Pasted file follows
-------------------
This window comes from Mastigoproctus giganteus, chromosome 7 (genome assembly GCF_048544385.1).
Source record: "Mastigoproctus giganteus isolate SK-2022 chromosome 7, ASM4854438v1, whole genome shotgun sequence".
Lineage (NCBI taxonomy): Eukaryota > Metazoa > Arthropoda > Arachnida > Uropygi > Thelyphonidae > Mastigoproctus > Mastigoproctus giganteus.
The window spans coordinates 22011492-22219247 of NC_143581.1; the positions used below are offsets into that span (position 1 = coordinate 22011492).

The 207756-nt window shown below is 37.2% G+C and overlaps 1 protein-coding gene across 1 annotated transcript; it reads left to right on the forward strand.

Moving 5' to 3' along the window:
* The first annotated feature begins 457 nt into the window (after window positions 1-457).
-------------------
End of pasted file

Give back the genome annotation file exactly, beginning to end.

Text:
This window comes from Mastigoproctus giganteus, chromosome 7 (genome assembly GCF_048544385.1).
Source record: "Mastigoproctus giganteus isolate SK-2022 chromosome 7, ASM4854438v1, whole genome shotgun sequence".
Lineage (NCBI taxonomy): Eukaryota > Metazoa > Arthropoda > Arachnida > Uropygi > Thelyphonidae > Mastigoproctus > Mastigoproctus giganteus.
The window spans coordinates 22011492-22219247 of NC_143581.1; the positions used below are offsets into that span (position 1 = coordinate 22011492).

The 207756-nt window shown below is 37.2% G+C and overlaps 1 protein-coding gene across 1 annotated transcript; it reads left to right on the forward strand.

Moving 5' to 3' along the window:
* The first annotated feature begins 457 nt into the window (after window positions 1-457).